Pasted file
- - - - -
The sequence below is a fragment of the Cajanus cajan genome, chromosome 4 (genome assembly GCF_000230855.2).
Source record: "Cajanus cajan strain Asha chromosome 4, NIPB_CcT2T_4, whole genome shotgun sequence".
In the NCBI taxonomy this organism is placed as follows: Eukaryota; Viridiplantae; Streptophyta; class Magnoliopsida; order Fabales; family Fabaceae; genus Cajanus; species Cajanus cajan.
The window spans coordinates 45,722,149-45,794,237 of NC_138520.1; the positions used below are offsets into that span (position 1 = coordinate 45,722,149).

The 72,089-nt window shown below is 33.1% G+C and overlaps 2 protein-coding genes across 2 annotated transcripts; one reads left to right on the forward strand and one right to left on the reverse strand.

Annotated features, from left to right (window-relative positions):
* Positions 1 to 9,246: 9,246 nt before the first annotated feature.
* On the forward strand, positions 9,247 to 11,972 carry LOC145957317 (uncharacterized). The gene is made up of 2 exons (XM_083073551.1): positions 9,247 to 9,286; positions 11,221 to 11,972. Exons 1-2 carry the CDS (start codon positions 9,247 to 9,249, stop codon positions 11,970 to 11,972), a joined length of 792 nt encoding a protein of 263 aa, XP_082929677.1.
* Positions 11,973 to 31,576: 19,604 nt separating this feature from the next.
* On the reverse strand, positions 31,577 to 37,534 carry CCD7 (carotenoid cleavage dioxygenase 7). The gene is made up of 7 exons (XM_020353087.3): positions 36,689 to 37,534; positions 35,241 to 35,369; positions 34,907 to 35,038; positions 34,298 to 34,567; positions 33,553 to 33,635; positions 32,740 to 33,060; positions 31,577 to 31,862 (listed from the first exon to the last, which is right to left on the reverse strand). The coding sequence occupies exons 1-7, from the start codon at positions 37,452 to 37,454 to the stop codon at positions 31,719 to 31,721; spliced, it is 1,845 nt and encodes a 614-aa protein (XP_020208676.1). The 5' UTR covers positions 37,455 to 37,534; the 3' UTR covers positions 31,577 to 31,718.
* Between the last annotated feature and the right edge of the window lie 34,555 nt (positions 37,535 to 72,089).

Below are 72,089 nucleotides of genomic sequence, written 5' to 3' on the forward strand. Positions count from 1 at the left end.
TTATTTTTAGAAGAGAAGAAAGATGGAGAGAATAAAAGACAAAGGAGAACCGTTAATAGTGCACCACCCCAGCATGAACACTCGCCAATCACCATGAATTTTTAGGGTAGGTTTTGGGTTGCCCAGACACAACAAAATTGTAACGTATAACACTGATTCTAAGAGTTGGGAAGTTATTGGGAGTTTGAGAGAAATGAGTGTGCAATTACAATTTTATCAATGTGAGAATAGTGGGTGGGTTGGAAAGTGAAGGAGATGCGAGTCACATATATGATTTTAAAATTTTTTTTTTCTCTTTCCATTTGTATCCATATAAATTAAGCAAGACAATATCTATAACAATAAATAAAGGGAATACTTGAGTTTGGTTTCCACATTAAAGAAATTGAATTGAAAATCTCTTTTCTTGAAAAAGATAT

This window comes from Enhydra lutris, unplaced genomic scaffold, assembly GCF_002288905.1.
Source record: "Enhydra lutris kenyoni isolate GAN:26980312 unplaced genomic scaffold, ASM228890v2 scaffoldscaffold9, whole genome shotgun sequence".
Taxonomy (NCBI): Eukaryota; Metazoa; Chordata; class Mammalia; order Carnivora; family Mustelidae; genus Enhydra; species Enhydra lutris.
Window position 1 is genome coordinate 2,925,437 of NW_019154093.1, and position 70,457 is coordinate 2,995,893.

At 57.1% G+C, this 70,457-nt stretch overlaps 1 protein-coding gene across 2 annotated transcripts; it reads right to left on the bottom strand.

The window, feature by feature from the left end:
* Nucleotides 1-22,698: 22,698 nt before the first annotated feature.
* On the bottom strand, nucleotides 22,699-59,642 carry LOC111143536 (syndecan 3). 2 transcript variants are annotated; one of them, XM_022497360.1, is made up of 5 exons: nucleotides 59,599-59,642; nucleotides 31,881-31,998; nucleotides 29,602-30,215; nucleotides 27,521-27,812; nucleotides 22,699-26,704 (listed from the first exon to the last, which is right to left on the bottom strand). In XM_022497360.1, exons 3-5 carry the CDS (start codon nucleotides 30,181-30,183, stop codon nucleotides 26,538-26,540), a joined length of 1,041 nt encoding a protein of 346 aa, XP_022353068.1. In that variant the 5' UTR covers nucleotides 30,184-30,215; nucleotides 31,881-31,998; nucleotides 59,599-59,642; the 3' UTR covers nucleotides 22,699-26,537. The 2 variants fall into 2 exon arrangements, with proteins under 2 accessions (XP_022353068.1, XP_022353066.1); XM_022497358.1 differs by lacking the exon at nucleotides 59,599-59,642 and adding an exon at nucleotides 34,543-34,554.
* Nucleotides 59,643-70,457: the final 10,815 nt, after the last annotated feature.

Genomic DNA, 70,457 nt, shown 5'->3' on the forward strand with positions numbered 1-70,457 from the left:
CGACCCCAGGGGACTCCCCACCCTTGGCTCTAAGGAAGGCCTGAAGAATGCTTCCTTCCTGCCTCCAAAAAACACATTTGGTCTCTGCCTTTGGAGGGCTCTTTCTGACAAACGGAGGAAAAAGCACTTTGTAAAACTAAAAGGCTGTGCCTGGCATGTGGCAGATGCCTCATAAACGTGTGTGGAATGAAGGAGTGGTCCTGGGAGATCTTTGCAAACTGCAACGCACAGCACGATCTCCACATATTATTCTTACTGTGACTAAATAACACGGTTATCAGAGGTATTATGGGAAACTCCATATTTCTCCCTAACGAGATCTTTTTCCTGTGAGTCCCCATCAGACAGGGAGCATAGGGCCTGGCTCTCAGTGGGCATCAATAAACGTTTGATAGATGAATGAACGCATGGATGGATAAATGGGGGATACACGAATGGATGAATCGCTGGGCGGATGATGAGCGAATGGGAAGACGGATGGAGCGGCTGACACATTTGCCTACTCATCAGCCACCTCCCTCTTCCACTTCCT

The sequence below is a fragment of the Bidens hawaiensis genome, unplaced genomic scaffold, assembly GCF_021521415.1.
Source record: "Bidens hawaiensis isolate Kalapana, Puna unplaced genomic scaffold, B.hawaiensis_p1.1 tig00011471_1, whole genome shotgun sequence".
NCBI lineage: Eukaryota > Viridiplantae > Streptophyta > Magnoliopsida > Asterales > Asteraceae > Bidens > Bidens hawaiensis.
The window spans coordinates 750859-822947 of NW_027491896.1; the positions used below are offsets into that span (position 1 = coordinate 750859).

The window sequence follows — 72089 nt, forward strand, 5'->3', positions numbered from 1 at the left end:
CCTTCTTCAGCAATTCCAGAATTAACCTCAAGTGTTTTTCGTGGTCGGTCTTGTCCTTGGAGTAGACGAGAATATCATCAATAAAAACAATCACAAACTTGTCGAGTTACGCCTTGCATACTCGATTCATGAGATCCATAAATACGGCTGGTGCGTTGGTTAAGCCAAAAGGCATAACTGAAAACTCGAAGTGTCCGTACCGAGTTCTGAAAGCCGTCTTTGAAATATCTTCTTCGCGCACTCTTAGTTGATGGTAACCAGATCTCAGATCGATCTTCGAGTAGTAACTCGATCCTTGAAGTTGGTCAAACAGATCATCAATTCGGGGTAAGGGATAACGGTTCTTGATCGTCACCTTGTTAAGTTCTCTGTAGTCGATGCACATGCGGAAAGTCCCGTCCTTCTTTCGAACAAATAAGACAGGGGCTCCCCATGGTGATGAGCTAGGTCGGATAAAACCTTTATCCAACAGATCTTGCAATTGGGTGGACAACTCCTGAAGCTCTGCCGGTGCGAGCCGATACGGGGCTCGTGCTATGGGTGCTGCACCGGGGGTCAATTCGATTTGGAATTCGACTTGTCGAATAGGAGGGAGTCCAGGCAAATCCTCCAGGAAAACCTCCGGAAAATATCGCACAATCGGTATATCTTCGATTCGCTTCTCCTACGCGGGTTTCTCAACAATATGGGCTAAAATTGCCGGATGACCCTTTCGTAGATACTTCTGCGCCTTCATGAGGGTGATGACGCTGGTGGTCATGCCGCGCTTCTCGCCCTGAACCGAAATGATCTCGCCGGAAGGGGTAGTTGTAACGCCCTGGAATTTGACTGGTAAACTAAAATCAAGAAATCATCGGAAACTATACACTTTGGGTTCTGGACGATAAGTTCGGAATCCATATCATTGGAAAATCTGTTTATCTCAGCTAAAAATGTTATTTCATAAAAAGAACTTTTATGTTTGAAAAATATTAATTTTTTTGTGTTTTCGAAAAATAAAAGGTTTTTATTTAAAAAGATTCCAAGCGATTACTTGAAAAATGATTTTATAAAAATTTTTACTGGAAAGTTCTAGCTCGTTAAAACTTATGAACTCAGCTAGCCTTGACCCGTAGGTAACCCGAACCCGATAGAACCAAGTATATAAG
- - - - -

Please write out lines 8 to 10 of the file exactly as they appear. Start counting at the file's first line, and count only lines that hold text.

* On the forward strand, positions 9,247 to 11,972 carry LOC145957317 (uncharacterized). The gene is made up of 2 exons (XM_083073551.1): positions 9,247 to 9,286; positions 11,221 to 11,972. Exons 1-2 carry the CDS (start codon positions 9,247 to 9,249, stop codon positions 11,970 to 11,972), a joined length of 792 nt encoding a protein of 263 aa, XP_082929677.1.
* Positions 11,973 to 31,576: 19,604 nt separating this feature from the next.
* On the reverse strand, positions 31,577 to 37,534 carry CCD7 (carotenoid cleavage dioxygenase 7). The gene is made up of 7 exons (XM_020353087.3): positions 36,689 to 37,534; positions 35,241 to 35,369; positions 34,907 to 35,038; positions 34,298 to 34,567; positions 33,553 to 33,635; positions 32,740 to 33,060; positions 31,577 to 31,862 (listed from the first exon to the last, which is right to left on the reverse strand). The coding sequence occupies exons 1-7, from the start codon at positions 37,452 to 37,454 to the stop codon at positions 31,719 to 31,721; spliced, it is 1,845 nt and encodes a 614-aa protein (XP_020208676.1). The 5' UTR covers positions 37,455 to 37,534; the 3' UTR covers positions 31,577 to 31,718.